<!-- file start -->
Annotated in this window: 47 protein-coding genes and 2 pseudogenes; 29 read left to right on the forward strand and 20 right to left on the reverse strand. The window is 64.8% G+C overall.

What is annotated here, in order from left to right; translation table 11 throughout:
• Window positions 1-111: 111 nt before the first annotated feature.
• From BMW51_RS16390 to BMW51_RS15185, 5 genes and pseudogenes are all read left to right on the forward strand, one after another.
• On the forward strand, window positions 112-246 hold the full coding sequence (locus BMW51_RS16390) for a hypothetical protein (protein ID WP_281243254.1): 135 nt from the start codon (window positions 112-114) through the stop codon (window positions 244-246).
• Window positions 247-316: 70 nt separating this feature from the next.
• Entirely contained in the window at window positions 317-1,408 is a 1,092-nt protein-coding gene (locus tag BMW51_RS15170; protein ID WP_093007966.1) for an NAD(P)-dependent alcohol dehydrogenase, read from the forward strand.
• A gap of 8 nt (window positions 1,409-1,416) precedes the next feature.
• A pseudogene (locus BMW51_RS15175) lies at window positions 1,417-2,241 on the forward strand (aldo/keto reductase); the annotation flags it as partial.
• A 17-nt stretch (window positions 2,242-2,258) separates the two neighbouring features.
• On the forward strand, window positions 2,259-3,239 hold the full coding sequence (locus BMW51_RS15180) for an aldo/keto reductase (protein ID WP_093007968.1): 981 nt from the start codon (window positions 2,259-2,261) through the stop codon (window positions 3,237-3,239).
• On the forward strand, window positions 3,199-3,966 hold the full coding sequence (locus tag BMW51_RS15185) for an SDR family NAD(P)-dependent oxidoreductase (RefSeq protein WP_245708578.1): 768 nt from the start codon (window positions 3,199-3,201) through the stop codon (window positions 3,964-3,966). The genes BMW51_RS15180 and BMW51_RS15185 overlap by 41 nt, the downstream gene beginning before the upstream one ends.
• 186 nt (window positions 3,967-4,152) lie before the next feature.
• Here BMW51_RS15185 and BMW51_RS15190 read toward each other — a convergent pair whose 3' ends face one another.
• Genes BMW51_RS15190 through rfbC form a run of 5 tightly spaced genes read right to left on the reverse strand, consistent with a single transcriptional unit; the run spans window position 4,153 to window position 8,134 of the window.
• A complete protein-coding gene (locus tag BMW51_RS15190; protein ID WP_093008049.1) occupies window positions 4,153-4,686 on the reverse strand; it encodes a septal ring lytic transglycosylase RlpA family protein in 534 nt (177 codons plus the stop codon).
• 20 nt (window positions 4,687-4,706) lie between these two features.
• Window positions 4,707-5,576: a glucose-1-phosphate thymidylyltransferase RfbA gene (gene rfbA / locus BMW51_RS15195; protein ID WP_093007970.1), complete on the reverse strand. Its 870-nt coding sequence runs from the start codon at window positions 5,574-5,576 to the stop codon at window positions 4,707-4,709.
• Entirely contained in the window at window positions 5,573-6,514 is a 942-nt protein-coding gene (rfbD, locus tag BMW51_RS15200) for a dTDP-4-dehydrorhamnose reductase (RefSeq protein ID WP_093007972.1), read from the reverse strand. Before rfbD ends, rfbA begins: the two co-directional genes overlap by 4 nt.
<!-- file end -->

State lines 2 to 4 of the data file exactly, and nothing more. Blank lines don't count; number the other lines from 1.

What is annotated here, in order from left to right; translation table 11 throughout:
• Window positions 1-111: 111 nt before the first annotated feature.
• From BMW51_RS16390 to BMW51_RS15185, 5 genes and pseudogenes are all read left to right on the forward strand, one after another.